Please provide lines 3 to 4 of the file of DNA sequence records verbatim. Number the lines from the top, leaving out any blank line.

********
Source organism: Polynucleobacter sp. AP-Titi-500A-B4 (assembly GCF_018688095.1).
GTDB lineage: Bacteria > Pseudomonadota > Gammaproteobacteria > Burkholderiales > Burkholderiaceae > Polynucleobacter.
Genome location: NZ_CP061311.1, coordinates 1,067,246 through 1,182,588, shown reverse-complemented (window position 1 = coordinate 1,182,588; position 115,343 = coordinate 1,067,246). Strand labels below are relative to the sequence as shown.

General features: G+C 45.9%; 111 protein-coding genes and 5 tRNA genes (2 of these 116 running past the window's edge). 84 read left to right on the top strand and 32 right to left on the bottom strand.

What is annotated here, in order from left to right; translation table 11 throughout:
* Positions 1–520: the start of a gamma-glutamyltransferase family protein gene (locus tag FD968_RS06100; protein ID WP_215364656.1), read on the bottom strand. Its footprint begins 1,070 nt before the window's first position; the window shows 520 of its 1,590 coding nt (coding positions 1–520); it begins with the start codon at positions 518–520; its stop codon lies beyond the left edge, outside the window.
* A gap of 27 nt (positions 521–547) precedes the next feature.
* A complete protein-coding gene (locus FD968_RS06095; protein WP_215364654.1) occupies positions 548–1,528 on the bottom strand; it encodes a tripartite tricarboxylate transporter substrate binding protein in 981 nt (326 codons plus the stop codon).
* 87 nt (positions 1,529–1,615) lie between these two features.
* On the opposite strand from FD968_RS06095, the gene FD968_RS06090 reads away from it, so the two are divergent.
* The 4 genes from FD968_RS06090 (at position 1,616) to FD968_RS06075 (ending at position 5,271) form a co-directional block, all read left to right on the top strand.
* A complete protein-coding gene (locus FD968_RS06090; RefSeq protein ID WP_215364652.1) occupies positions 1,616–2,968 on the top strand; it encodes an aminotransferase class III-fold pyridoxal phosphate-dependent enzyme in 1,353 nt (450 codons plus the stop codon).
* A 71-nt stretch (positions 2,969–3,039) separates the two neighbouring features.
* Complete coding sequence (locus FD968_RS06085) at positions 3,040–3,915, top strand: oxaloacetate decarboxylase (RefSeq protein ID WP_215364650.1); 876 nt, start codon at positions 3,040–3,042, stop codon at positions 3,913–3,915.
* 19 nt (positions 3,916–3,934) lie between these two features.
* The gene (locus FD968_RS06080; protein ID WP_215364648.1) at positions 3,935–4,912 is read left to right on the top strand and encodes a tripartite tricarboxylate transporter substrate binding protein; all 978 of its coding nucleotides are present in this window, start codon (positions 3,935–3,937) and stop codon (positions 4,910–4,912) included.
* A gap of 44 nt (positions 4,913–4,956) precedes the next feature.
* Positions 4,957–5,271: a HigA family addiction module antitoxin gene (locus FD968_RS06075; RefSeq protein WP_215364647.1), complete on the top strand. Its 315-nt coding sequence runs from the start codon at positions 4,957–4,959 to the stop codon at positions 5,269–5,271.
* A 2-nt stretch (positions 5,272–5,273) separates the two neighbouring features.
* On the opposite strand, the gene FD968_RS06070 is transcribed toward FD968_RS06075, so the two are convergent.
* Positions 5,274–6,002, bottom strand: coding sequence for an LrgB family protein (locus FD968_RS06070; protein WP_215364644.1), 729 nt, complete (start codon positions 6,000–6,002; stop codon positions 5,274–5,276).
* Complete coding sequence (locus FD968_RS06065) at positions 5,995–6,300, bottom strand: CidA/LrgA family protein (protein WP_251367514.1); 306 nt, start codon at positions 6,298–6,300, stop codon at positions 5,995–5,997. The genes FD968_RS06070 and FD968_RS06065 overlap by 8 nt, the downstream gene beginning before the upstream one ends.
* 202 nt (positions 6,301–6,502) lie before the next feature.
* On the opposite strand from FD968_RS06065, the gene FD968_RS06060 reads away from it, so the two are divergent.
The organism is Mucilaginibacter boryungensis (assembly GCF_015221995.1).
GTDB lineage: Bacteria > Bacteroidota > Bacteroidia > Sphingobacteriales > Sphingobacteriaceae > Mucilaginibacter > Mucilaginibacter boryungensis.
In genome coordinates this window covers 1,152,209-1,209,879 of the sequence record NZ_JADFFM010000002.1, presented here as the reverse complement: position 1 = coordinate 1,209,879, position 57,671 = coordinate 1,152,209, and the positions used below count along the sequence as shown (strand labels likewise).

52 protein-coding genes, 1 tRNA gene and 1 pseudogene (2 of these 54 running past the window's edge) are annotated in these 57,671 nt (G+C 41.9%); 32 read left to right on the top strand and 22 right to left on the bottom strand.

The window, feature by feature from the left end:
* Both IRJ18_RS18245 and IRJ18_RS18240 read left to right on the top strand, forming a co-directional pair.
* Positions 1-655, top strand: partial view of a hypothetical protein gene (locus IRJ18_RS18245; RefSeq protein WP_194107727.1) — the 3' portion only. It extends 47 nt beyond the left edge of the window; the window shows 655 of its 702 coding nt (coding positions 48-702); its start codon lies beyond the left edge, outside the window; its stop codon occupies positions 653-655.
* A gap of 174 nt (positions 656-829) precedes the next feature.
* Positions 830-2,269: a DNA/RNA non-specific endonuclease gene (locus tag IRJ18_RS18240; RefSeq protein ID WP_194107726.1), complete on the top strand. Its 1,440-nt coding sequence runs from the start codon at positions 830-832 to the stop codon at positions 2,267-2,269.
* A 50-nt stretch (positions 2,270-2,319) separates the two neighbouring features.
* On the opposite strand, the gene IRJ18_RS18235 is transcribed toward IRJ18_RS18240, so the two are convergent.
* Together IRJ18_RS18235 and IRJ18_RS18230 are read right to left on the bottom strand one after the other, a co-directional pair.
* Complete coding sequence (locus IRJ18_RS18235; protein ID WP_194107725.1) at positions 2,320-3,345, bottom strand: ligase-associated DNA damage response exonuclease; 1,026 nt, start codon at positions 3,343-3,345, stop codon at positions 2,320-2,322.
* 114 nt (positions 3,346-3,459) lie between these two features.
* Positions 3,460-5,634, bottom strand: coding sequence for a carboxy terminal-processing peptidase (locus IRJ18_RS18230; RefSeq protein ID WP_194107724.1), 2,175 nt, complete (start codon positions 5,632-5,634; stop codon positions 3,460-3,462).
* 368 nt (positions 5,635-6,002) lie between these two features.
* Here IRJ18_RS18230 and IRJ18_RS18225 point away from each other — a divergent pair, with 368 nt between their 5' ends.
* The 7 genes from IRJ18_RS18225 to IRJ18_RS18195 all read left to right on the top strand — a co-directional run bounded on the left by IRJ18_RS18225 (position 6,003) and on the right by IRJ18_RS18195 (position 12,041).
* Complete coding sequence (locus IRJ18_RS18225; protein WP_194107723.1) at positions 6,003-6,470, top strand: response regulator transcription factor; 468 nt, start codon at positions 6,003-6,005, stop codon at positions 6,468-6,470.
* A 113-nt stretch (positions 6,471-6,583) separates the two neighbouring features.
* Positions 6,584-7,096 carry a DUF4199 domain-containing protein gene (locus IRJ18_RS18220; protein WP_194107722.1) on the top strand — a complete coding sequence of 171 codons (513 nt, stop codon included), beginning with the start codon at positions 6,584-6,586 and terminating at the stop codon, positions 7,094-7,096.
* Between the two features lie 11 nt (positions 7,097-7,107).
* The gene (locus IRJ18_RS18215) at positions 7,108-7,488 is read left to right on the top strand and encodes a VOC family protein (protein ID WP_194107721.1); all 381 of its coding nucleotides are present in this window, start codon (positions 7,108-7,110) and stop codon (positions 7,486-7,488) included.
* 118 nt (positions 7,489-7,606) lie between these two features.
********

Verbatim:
Genome location: NZ_CP061311.1, coordinates 1,067,246 through 1,182,588, shown reverse-complemented (window position 1 = coordinate 1,182,588; position 115,343 = coordinate 1,067,246). Strand labels below are relative to the sequence as shown.

General features: G+C 45.9%; 111 protein-coding genes and 5 tRNA genes (2 of these 116 running past the window's edge). 84 read left to right on the top strand and 32 right to left on the bottom strand.